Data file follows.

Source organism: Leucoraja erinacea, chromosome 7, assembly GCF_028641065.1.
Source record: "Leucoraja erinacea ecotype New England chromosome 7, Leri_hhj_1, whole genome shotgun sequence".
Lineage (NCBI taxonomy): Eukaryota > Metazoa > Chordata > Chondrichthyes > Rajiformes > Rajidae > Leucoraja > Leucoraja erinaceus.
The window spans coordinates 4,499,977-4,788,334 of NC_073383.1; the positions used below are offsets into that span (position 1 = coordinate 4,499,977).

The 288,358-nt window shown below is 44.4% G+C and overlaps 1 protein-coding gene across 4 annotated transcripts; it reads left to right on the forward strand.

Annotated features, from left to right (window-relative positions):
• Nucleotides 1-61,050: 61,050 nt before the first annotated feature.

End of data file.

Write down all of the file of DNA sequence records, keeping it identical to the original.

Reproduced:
Source organism: Leucoraja erinacea, chromosome 7, assembly GCF_028641065.1.
Source record: "Leucoraja erinacea ecotype New England chromosome 7, Leri_hhj_1, whole genome shotgun sequence".
Lineage (NCBI taxonomy): Eukaryota > Metazoa > Chordata > Chondrichthyes > Rajiformes > Rajidae > Leucoraja > Leucoraja erinaceus.
The window spans coordinates 4,499,977-4,788,334 of NC_073383.1; the positions used below are offsets into that span (position 1 = coordinate 4,499,977).

The 288,358-nt window shown below is 44.4% G+C and overlaps 1 protein-coding gene across 4 annotated transcripts; it reads left to right on the forward strand.

Annotated features, from left to right (window-relative positions):
• Nucleotides 1-61,050: 61,050 nt before the first annotated feature.